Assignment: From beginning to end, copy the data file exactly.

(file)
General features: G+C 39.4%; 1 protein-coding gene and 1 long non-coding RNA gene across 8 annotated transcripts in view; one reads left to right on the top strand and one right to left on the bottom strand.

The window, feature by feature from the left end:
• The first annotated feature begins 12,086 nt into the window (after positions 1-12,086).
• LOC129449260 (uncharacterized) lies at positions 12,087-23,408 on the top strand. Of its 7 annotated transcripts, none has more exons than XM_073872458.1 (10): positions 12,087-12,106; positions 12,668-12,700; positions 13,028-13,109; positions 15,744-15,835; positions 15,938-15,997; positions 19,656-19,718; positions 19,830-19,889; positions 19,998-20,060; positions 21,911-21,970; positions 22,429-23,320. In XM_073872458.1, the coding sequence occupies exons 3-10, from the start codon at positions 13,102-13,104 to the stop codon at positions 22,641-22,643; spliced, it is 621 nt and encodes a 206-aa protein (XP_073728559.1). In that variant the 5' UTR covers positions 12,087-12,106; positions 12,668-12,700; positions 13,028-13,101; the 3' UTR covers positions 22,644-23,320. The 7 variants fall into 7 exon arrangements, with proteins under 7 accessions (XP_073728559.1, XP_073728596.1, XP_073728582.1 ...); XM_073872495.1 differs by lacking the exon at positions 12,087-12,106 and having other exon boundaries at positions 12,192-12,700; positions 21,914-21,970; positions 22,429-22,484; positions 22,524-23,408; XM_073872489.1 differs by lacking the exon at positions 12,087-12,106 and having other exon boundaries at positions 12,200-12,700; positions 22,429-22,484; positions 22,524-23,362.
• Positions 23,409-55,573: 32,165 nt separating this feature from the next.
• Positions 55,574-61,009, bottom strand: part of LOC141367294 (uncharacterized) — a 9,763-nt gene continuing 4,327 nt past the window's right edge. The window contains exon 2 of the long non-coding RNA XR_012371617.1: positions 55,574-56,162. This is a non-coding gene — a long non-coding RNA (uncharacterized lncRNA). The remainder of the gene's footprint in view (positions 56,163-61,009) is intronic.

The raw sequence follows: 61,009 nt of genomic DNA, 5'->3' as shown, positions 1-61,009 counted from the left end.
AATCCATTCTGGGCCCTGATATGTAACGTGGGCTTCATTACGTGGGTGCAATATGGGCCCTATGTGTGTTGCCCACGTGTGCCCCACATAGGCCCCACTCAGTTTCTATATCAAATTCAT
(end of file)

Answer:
General features: G+C 39.4%; 1 protein-coding gene and 1 long non-coding RNA gene across 8 annotated transcripts in view; one reads left to right on the top strand and one right to left on the bottom strand.

The window, feature by feature from the left end:
• The first annotated feature begins 12,086 nt into the window (after positions 1-12,086).
• LOC129449260 (uncharacterized) lies at positions 12,087-23,408 on the top strand. Of its 7 annotated transcripts, none has more exons than XM_073872458.1 (10): positions 12,087-12,106; positions 12,668-12,700; positions 13,028-13,109; positions 15,744-15,835; positions 15,938-15,997; positions 19,656-19,718; positions 19,830-19,889; positions 19,998-20,060; positions 21,911-21,970; positions 22,429-23,320. In XM_073872458.1, the coding sequence occupies exons 3-10, from the start codon at positions 13,102-13,104 to the stop codon at positions 22,641-22,643; spliced, it is 621 nt and encodes a 206-aa protein (XP_073728559.1). In that variant the 5' UTR covers positions 12,087-12,106; positions 12,668-12,700; positions 13,028-13,101; the 3' UTR covers positions 22,644-23,320. The 7 variants fall into 7 exon arrangements, with proteins under 7 accessions (XP_073728559.1, XP_073728596.1, XP_073728582.1 ...); XM_073872495.1 differs by lacking the exon at positions 12,087-12,106 and having other exon boundaries at positions 12,192-12,700; positions 21,914-21,970; positions 22,429-22,484; positions 22,524-23,408; XM_073872489.1 differs by lacking the exon at positions 12,087-12,106 and having other exon boundaries at positions 12,200-12,700; positions 22,429-22,484; positions 22,524-23,362.
• Positions 23,409-55,573: 32,165 nt separating this feature from the next.
• Positions 55,574-61,009, bottom strand: part of LOC141367294 (uncharacterized) — a 9,763-nt gene continuing 4,327 nt past the window's right edge. The window contains exon 2 of the long non-coding RNA XR_012371617.1: positions 55,574-56,162. This is a non-coding gene — a long non-coding RNA (uncharacterized lncRNA). The remainder of the gene's footprint in view (positions 56,163-61,009) is intronic.

The raw sequence follows: 61,009 nt of genomic DNA, 5'->3' as shown, positions 1-61,009 counted from the left end.
AATCCATTCTGGGCCCTGATATGTAACGTGGGCTTCATTACGTGGGTGCAATATGGGCCCTATGTGTGTTGCCCACGTGTGCCCCACATAGGCCCCACTCAGTTTCTATATCAAATTCAT